A Night in the High Mountain Huts of New Hampshire
If you were to ask me why I love spending my time hauling myself up the rocky staircases of the White Mountains in New Hampshire, my first answer wouldn’t be the high mountain huts. It would more likely be, “the views!”, “just because!”, or “the trail snacks and beers at the bottom!”—if I’m being honest. But on this muggy and overcast August afternoon, with my moisture-wicking tee clinging to my torso and lung capacity at an all-time high, that was exactly the point. At the end of our five mile uphill climb, my husband, a handful of family members, both extended and immediate, and I would arrive at the AMC’s (Appalachian Mountain Club) Mizpah Spring Hut. We had all spent years hiking the Whites and yet, none of us had actually stayed in one of the eight huts that are open to thru-hikers and backcountry trekkers.
Up until this midweek excursion, our working knowledge of the huts was as a stopover point during grueling hikes in the alpine, where you could buy the most delicious homemade baked goods for less than $5 and replenish water supplies. Prior to that, we had an iota of an idea of what the hut system was truly about beyond sugary carbs and rustic lodging. So, it only felt natural that we spend the night and experience even more of the cooking and famous mountain hospitality firsthand.
Our agenda over the next two days was simple but not easy: hike up from the AMC Highland Center Lodge in Crawford Notch five miles to the Mizpah Spring Hut and spend the night. We chose not to redline it from the trailhead, but to swing around for additional mileage and bug bites. The next day, we’d hike nearly eleven miles while checking off some of the 4,000 foot peaks on the southern end of the White’s stunning Presidential Range and loop back down to the lodge. The Mizpah Spring Hut is accessible via the spur trail at the junction of the 200 year-old Crawford Path, the oldest continuously-used trail in America. That’s right. America. It’s a pretty big deal.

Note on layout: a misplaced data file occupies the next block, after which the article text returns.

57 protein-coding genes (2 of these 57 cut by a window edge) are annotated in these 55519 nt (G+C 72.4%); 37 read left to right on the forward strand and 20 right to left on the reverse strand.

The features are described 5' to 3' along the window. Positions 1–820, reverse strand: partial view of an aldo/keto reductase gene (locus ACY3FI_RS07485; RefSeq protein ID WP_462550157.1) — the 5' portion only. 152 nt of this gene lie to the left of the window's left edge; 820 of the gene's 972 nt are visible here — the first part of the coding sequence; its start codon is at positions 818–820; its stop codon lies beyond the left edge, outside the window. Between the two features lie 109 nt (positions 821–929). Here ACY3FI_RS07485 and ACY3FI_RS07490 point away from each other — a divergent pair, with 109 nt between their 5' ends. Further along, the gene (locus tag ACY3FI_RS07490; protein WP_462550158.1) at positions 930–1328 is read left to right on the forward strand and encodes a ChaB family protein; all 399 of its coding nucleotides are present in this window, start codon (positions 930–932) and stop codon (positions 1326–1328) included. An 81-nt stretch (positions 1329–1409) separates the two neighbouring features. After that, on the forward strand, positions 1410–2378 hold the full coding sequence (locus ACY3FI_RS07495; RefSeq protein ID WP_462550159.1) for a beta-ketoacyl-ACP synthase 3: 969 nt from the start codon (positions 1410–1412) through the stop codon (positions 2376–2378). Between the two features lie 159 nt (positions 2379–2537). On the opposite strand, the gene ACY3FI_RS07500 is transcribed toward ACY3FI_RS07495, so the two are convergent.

While the peaks and their panoramic views would normally be the highlights, this time around it was the Mizpah Spring Hut. New Hampshire is a small state with a lot of backcountry hiking and the huts function as a mediator between hikers and the backcountry. Whether you are a day hiker, weekend warrior, or Appalachian Trail thru-hiker, you can enjoy a night in a warm bed and two home cooked meals here in the rustic high mountain hut. For that reason, the hut system is a major destination point for people of all ages, experience and abilities.
At the time of our arrival, we were sweaty, tired, and hungry—the perfect way to enter the hut. On that day, we were mostly soaked in the clouds, and had been warding off thunderstorms with our sunny dispositions, that is until, mile four when the intense elevation gain caused some of us to hit a wall and not bounce back. The weather and our tired legs ultimately forced us to abandon our plans of catching a sunset at the summit, and suddenly a night tucked away in the boreal forest seemed even more cozy and warm, which is kind of how I like it anyway.
We dropped our wet packs and kicked off our muddy boots with relief before checking in with a member of the hut croo, the official term for the folks who run and oversee all hut duties. As we settled in, we quickly realized just how much of a social experience a stay here would be: shared bunk rooms and baths, family-style dining, plus talks given by the naturalist organically funneled us into the shared space. Here, we ate alongside AT thru-hikers, learned their trail names and heard their stories, encountered a volunteer trail maintenance crew from Vermont, and thoroughly enjoyed the lively hut croo, whose roots as caretakers located within the mountain col and alpine zones run deep.
There is something to be said about the way these lighthearted, happy memories punctuate the hours spent grinding it out on the relentless trails of the White Mountains. Or, even the relentless and demanding pace of our everyday lives. It feels nostalgic and earnest. Free of cell service or modern day amenities, the glow of our screens are exchanged for the warm glow of smiles and the inviting lights of the common area.
I left that next day knowing that what I had already suspected was reaffirmed by our stay, which was this: that a night in the high mountain hut of New Hampshire is a good and necessary thing. It celebrates the simple and sacred act of a job well done and resting your tired limbs in a place that feels like home, even amongst strangers. After all, adventures are always better when shared, especially with good food and good company. Most importantly, we should never underestimate the power of the outdoors to remind us that the basic goods in life are always closer than we think.